HMRC gets tough(er) again: The Worldwide Disclosure Facility

In September 2016, HMRC finally published details of its new disclosure facility – the Worldwide Disclosure Facility (WDF) – which will run from 5 September 2016 to 30 September 2018.

HMRC has announced this is a final opportunity for taxpayers who wish to make a disclosure of any tax evasion arising from offshore income, profits and gains. It can also be used to regularise tax evasion arising from UK only matters provided there are offshore matters to be resolved as well. In practice, however, it appears that the WDF can also encompass what HMRC perceives to be tax avoidance connected to offshore matters.

Why should a taxpayer use the WDF?

HMRC makes it clear that there are to be no favourable terms and one wonders why taxpayers should use the WDF to make a disclosure. HMRC’s response is that, following the closure of the WDF, the information it will automatically receive under the International Common Reporting Standards (CRS) will be used against those who have failed to come forward to carry out civil investigations, charge higher penalties or criminally prosecute.

HMRC encourages taxpayers to consult advisers

In HMRC’s published guidance there are many instances where taxpayers are encouraged to consult advisers because of the complexities and judgement calls required to be made in making a complete and accurate disclosure.

HMRC has also announced that, under WDF, for tax evasion it will be seeking a minimum penalty of 30% of the tax due. For certain disclosures, it will investigate either to reach a financial settlement or with a view to a criminal prosecution.

Any disclosure will need to ensure penalties are correctly computed however this regime has changed over the years and is now a complex issue in its own right. Schedule 24 Finance Act 2007 introduced a change to the penalty regime, which is now based on behaviours that gave rise to the understated tax. It was subsequently amended by Schedule 10 Finance Act 2010, which introduced higher penalties of up to 200% of the tax liabilities connected to offshore matters.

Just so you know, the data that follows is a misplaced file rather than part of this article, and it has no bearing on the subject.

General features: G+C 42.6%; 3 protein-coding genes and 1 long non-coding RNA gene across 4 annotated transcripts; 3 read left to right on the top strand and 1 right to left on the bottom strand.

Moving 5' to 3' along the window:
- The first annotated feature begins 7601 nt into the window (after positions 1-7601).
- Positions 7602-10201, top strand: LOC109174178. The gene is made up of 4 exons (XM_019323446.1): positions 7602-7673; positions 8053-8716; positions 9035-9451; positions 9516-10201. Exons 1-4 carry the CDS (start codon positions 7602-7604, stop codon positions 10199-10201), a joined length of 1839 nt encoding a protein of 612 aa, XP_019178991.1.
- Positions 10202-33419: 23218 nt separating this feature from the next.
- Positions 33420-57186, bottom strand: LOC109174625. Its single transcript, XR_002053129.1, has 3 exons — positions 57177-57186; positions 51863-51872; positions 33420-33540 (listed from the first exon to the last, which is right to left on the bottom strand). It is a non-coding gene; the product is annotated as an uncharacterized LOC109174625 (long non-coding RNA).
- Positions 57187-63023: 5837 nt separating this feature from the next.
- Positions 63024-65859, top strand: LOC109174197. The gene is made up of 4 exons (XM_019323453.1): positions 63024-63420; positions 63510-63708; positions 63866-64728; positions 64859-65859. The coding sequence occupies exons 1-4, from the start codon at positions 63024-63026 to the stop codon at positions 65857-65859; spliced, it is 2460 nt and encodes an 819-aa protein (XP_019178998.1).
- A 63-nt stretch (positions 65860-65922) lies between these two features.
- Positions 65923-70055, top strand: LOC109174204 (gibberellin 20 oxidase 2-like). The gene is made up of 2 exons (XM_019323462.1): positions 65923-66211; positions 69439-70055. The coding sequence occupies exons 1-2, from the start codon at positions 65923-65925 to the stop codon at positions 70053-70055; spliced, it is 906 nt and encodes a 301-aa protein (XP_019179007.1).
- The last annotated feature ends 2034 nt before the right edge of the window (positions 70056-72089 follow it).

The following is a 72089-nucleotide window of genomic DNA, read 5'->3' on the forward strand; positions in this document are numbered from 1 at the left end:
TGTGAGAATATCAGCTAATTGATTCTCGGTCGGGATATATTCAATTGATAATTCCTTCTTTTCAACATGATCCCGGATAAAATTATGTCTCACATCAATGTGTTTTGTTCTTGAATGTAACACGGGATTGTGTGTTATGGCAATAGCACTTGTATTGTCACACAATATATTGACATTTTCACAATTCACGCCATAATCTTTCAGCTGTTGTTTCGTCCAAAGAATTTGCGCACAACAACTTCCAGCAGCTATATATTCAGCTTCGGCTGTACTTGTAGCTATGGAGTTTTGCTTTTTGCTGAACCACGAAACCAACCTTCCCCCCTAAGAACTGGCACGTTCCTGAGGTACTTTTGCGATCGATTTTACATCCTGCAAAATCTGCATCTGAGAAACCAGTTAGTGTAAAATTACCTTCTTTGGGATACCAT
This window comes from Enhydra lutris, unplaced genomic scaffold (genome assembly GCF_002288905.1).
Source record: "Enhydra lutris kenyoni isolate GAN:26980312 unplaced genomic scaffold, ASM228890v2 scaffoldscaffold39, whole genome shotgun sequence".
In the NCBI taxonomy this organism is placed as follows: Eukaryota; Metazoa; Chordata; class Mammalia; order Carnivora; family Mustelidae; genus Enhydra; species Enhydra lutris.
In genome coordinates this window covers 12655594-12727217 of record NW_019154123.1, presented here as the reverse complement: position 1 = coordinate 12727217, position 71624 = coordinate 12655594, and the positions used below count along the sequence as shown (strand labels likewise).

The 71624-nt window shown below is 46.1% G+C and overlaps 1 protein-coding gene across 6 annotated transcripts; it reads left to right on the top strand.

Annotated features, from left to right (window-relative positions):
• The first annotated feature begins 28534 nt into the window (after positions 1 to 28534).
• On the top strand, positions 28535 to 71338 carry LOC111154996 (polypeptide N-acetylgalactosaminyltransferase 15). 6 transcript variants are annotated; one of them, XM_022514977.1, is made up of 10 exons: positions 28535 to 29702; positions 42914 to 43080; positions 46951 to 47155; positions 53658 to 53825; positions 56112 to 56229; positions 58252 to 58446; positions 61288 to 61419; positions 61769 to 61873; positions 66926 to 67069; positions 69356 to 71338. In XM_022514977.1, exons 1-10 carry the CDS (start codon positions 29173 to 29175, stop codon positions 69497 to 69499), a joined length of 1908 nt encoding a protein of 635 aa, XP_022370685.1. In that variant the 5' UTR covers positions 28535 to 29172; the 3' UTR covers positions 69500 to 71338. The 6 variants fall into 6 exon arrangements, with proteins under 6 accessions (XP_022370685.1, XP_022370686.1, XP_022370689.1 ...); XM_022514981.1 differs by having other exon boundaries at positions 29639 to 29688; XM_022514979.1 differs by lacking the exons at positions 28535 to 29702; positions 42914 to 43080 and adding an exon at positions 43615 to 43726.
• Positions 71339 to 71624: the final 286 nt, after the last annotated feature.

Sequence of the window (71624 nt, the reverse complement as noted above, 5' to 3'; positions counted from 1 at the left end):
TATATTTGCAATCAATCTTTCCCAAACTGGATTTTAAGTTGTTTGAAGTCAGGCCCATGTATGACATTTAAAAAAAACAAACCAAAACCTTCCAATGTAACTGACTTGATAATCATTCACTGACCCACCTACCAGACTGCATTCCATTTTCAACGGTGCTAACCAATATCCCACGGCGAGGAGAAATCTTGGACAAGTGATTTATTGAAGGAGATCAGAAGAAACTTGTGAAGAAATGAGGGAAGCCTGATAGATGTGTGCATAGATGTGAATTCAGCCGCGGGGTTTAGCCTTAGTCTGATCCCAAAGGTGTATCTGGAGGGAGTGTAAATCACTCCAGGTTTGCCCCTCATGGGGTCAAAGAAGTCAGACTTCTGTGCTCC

What is the time limit for making a WDF disclosure?

Full details of the disclosure are required to be made within 90 days of acceptance into then disclosure facility but this may not be sufficient to make a disclosure where matters are complex, which could therefore be problematic. HMRC has accepted however that for complex issues, clearance can be sought and the 90 day time limit will commence from when application for clearance has been finalised.

Limitations of the WDF

Under previous disclosure facilities, provided a complete and accurate disclosure was made, HMRC would not seek to criminally prosecute a taxpayer and it would not name and shame the taxpayer.

Whilst in our view it is correct for HMRC to seek to criminally prosecute those who have submitted an incomplete or inaccurate disclosure of their tax liabilities, it is disturbing to note that ‘HMRC reserves complete discretion to conduct a criminal investigation in any case and to carry out these investigations across a range of offences and in all the areas for which the Commissioners of HMRC have responsibility.’

This does not appear to be in the public interest as it is likely to deter taxpayers wishing to make a disclosure fearful of finding themselves subject to criminal prosecution. In any event, it is for HMRC as the prosecuting authority to prove beyond all reasonable doubt that a taxpayer has committed a criminal offence and that under Article 6 of the Human Rights Act they have the right not to incriminate themselves, for example by way of making a disclosure to HMRC.

HMRC’s published guidance advises that, in certain circumstances, full reduction of disclosure may not be appropriate. The implications of this are that any taxpayer whose tax liabilities arising from deliberate and/or concealed behaviours exceeds £25,000 will in some circumstances be named and shamed as well as asked to make a financial restitution.

Are there any alternatives for taxpayers wishing to make a disclosure?

As an alternative to WDF, taxpayers who have evaded tax might consider applying to make a disclosure under Code of Practice 9; Contractual Disclosure Facility (COP 9) as this guarantees immunity from a criminal prosecution provided a complete and accurate disclosure is made to HMRC. This gives a real benefit over the WDF in the appropriate circumstances.

For taxpayers who do not have any tax liabilities arising from offshore issues, they can still approach HMRC to make a disclosure. HMRC has other disclosure facilities known as campaigns including second income and let property, which could be used to make straightforward disclosures. For more complex cases, it is worth seeking expert tax advice as to the best way of making a disclosure.

A version of this article originally appeared on our Let's Talk Tax blog.

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